String Quartet (1998)
ESTRAGON: (giving up again). Nothing to be done.
Beckett, WAITING FOR GODOT
A KING WITH NO SUBJECT" IS A KING WITH NO SUBJECT.
Hofstadter, GODEL, ESCHER, BACH: AN ETERNAL GOLDEN BRAID
(Fixed gaze, tonelessly): Finished, it's finished, nearly finished, it
must be nearly finished. (Pause.)
Grain upon grain, one by one, and one day, suddenly, there's a heap, a
little heap, the impossible heap. (Pause.)
I can't be punished any more.
In 1997 I attended a couple of different performances of Samuel Beckett’s
Waiting For Godot. Taken beyond what words can describe,
I became obsessed by the play. Not unlike many other Godot
lovers, I read and reread the play, from beginning to end, from
end to beginning, in French and in English, thinking, feeling, interpreting...
I was longing for some grasp of the play’s elusive truth.
Of course, I also tried my hand at breaking the code of Lucky’s
seemingly nonsensical tirade (end of act 1), imagining that I was uncovering
a hidden message within.
As a longtime member of a string quartet, I couldn’t help seeing
Waiting For Godot as--what else?--a quartet! I wondered:
Could the spirit of the play be captured by music? Could its form? Its
atmosphere? The characters? The enigma? Given that since early adulthood
I had been quite painfully carrying within me the burden of unfulfilled
desire to compose for the genre, I felt called by this new source of inspiration,
and was about to compose the most “avant-garde” string quartet
Something like this: The quartet is played for the most part by
two violins, Vladimir and Estragon, and a cello, Pozzo. The violist,
Lucky, attached to the cellist by means of a rope passed round his/her
neck, heavy backpack on the shoulders, is remaining ridiculously tacit
for a very long while, looking dumb and expressionless (think of Berlioz’s
Harold in Italy). Only toward the end of the first movement
does she/he burst in with an incredibly fast, rough tirade (think of Hindemith’s
Solo Sonata Op. 25 No.1 and remember that “Tonschönheit
ist Nebensache”--beauty of sound is a marginal matter). The
tirade is made of a multiplicity of distorted quotes from all over the
history of music and/or extremely condensed material from the rest of
the piece (as black holes are for the universe Lucky’s tirade is
for the play, and, sure enough, the viola’s tirade is for my music-to-be).
During the tirade, the other players disturb the violist--indeed
attack her/him by way of repetitive and unbearably violent chords. (Are
they trying to silence a messenger? In the play they try to stop the tirade
by tearing Lucky’s hat off his head....)
The quartet is in two movements (of course!); the second is the
reverse of the first (think of Berg’s Chamber Concerto).
Between the two movements, the players switch seats and turn their
backs to the audience, in accordance with the traditional
mise-en-scene of Godot. To conclude each
of the two movements a child appears on stage with a half-size violin
and plays music to match Yes Sir, No Sir, But it is the truth, Sir (think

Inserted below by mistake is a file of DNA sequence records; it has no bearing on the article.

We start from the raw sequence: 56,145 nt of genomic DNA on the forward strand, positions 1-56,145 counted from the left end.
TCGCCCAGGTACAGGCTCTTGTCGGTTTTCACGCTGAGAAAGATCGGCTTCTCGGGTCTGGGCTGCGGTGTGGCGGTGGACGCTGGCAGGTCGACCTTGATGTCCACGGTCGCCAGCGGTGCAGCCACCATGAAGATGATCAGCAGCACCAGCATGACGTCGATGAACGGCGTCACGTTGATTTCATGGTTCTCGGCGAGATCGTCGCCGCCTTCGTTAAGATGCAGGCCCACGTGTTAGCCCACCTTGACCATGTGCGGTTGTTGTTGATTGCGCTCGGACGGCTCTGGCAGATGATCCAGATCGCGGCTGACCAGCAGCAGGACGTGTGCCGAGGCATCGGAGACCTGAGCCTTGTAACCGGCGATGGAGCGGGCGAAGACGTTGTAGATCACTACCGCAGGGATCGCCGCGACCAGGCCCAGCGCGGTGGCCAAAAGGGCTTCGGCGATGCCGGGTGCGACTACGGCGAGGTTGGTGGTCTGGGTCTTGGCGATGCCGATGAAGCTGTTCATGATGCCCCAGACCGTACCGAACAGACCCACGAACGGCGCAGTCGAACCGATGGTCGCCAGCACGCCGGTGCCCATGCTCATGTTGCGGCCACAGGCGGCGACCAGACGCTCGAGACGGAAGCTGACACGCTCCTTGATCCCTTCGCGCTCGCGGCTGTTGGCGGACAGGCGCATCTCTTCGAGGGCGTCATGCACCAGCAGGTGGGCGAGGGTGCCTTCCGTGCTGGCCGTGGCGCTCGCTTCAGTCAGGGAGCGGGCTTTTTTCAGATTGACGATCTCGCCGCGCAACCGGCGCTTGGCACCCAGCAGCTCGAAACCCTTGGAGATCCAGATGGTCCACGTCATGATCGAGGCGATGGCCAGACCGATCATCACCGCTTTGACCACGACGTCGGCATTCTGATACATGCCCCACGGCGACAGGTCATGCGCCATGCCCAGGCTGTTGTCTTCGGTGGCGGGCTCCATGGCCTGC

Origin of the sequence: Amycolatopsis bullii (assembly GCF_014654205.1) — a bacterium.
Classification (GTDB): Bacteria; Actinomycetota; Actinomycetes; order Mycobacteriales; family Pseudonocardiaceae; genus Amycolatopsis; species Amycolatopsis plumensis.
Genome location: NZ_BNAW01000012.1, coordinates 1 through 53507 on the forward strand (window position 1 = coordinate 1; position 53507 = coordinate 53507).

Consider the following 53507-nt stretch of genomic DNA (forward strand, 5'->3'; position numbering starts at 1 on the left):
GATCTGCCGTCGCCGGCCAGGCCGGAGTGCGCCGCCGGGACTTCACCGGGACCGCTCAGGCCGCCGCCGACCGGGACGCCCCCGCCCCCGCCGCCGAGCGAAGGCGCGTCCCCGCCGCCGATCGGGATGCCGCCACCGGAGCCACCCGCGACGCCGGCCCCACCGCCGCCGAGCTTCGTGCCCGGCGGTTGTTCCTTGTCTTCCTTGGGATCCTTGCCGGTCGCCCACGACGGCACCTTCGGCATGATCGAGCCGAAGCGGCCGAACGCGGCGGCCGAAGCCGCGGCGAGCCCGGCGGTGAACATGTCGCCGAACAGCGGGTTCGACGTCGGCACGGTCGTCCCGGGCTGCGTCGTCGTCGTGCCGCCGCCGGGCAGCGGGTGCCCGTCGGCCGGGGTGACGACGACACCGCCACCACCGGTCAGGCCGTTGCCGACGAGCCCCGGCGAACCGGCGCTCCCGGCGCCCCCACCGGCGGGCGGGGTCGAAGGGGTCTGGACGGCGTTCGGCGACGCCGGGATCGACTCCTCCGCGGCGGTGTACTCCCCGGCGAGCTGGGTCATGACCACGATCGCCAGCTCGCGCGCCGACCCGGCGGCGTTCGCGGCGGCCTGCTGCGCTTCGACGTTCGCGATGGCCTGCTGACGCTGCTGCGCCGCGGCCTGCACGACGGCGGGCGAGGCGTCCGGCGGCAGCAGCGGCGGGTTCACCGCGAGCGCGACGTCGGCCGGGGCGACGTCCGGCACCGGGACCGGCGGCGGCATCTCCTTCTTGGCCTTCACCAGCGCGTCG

of...well, in fact this one is a first).
The players, dressed as bums, move around the stage and do some acting
as well. They galvanize the audience with a display of an all-new
instrumental technique, crafted for the occasion by yours truly. They
fill the hall with sounds unreal; bizarre; provocative.
No doubt a tree would have to be placed on the
There. C’est fait. Done.
The quartet I did write requires
With a great deal of enthusiasm and with only a vague idea of how to go
about it, I sat down to create my “quatuor fantastique.” So
as to not stare at the blank page for too long, I was toying with setting
to music “Nothing to be done,” then “Rien a faire,”
then both together. (Beckett first wrote Godot in French,
not his mother tongue. A very slight residue of “translation,”
to be found in both the French and the English versions, is in complete
harmony with the play’s unique “out of place” universe.)
Next thing I knew, I took off. I wrote furiously, obsessively, fast,
skipping meals, sleep and Seinfeld. In other words, I was
happy, but had no time to dwell on it. Before long not two, but three
related movements of music were in front of me, betraying not a trace
of my original design. Aside from Estragon’s “Rien a
faire”/ “Nothing to be done,” gone was Beckett. Gone
was the child with half-size violin and gone was Yes Sir, No Sir,
But it is the truth, Sir. Gone was the tirade and the hidden message
within, as were rope, backpack and tree. No sound-effects,
no fancy form; some dark moods maybe, but no black holes; some poignant
chords, some prolonged silence, but no offense, no provocation. The instrumental
technique on display had already been in place for a century or more before
yours truly was born. One quote, though, found its way in:
Frederick the Great, of Bach’s Musical Offering fame,
had appeared in my dream; I had been ordered to crown my second
movement, an affair of diverse fanfares and canons, with his royal theme.
Nothing to be done--this is the music I had to write. And
no more to be said...
The quartet was premiered in April of 1999 in Bloomington, Indiana,
by a young foursome, the Corigliano Quartet. The performers were
very well dressed and didn’t do any acting on stage. Instead,
they gave a gloriously inspired reading of the piece, for which I’ll
love them forever.
here to listen to an audio sample! (MP3)
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